Updated: Aug 20, 2021
Over the last couple of months I have had some brilliant conversations. My monthly catch ups with Ann Davey from Massage & Myotherapy Australia (MMA) are invaluable in that I need to be able to articulate what I have been doing (a great motivator) and the impact, which forces me to reflect on how those conversations have been shaping my thinking and how that will translate in into action.
Last update I had just recorded the podcast with Melbourne Institute of Massage and Myotherapy (MIMT), when MMA invited me to talk on their connect series. Although a bit intimidating I had a really good chat to Dave Sheehan who made me feel at ease and we took a wander through my career path from zoologist to educator and facilitator to my current exploration of massage therapy. Thinking about what to say and understanding why I have done what I have helps me to understand what I have really enjoyed and listening back to these interviews, you can hear the passion in my voice when I talk about what I love. That is so important when considering any kind of career or change - we spend a long time working so we should enjoy it.
The resulting clarity was perfect as I needed to work on my business plan which was identified as a gap for me as part of the Athol Robinson Award mentoring support. Ann introduced me to Virginia Shaw who mentors business owners and who has vast experience in business, agriculture, entrepreneurialism, wellness and coaching. Working through my business plan with Virginia and deeply thinking about my customer and my vision has really helped me work out where my passion and business intersect and map out my next steps.
That conversation led to an introduction to Raelene Clark, a practitioner in Massage & Myotherapy with a background in beauty therapy, medical science and research and academia. Raelene is also a Director on the MMA board and works with Pain Free WA. Her extensive and varied background has led her to develop an holistic approach to pain management and our conversation confirmed that I was on the right track and that it was area that is really accelerating with advances in neuroscience and the recognised interplay with psychology, social wellbeing, connection and pain.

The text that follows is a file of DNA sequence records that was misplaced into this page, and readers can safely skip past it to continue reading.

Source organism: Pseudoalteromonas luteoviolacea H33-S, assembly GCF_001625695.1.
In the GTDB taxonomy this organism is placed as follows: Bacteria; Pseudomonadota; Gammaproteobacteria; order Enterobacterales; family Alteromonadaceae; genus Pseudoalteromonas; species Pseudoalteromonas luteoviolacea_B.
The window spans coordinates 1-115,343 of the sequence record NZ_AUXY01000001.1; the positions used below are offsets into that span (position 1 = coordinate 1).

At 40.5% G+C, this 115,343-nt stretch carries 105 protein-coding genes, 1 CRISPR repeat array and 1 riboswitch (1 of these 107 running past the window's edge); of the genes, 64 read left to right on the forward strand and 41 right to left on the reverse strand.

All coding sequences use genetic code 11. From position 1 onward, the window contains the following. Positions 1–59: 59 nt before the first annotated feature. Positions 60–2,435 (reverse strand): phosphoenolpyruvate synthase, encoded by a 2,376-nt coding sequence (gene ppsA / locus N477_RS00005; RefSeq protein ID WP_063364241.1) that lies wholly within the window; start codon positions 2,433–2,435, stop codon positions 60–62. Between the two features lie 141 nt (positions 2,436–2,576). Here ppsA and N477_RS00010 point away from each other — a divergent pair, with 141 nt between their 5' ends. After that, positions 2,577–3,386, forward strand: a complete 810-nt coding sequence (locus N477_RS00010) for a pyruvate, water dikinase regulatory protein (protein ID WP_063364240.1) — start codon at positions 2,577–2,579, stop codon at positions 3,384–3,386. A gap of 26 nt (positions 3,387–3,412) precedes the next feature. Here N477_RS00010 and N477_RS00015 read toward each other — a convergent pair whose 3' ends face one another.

Around the same time I had met a Pain Physiotherapist, Martina Egan-Moog who is a leader in pain science and behavioural medicine with extraordinary experience both in Australia and internationally. Martina is a fount of knowledge who continues to inspire me to pursue and develop my knowledge in this area. Chronic pain is a major issue globally and as a massage therapist it will be invaluable to be able to complement other practitioners in client support and treatment.
Martina and I have set up a business together and once we emerge form this latest lockdown I will be able to really start my learning as I work with her and a diversity of clients.
It has been such a crazy and busy time and I feel pretty lucky to have had such generosity of time and knowledge by those around me to enable the pursuit of my passions. I am looking forward to the next month to see what it will bring.